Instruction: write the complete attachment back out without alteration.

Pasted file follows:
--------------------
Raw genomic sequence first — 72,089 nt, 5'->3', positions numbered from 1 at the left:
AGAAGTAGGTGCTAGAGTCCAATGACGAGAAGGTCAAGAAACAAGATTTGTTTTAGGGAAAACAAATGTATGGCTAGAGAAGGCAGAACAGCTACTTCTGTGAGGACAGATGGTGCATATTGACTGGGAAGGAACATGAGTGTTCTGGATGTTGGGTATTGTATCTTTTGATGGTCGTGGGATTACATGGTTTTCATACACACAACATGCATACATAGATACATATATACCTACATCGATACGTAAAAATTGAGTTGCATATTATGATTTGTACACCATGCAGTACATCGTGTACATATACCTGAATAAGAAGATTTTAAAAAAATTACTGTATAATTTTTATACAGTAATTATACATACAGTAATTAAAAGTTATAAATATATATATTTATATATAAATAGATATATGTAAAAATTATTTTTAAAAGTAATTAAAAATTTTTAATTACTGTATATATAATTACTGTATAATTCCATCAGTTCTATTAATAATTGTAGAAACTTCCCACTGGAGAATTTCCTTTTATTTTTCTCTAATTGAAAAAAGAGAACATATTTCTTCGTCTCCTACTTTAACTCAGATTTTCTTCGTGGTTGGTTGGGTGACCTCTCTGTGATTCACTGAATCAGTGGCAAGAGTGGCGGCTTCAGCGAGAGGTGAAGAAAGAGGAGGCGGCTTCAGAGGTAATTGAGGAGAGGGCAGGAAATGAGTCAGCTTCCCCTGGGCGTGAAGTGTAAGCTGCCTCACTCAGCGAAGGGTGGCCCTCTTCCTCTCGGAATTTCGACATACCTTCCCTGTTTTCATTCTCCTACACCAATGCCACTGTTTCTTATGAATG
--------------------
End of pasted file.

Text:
Raw genomic sequence first — 72,089 nt, 5'->3', positions numbered from 1 at the left:
AGAAGTAGGTGCTAGAGTCCAATGACGAGAAGGTCAAGAAACAAGATTTGTTTTAGGGAAAACAAATGTATGGCTAGAGAAGGCAGAACAGCTACTTCTGTGAGGACAGATGGTGCATATTGACTGGGAAGGAACATGAGTGTTCTGGATGTTGGGTATTGTATCTTTTGATGGTCGTGGGATTACATGGTTTTCATACACACAACATGCATACATAGATACATATATACCTACATCGATACGTAAAAATTGAGTTGCATATTATGATTTGTACACCATGCAGTACATCGTGTACATATACCTGAATAAGAAGATTTTAAAAAAATTACTGTATAATTTTTATACAGTAATTATACATACAGTAATTAAAAGTTATAAATATATATATTTATATATAAATAGATATATGTAAAAATTATTTTTAAAAGTAATTAAAAATTTTTAATTACTGTATATATAATTACTGTATAATTCCATCAGTTCTATTAATAATTGTAGAAACTTCCCACTGGAGAATTTCCTTTTATTTTTCTCTAATTGAAAAAAGAGAACATATTTCTTCGTCTCCTACTTTAACTCAGATTTTCTTCGTGGTTGGTTGGGTGACCTCTCTGTGATTCACTGAATCAGTGGCAAGAGTGGCGGCTTCAGCGAGAGGTGAAGAAAGAGGAGGCGGCTTCAGAGGTAATTGAGGAGAGGGCAGGAAATGAGTCAGCTTCCCCTGGGCGTGAAGTGTAAGCTGCCTCACTCAGCGAAGGGTGGCCCTCTTCCTCTCGGAATTTCGACATACCTTCCCTGTTTTCATTCTCCTACACCAATGCCACTGTTTCTTATGAATG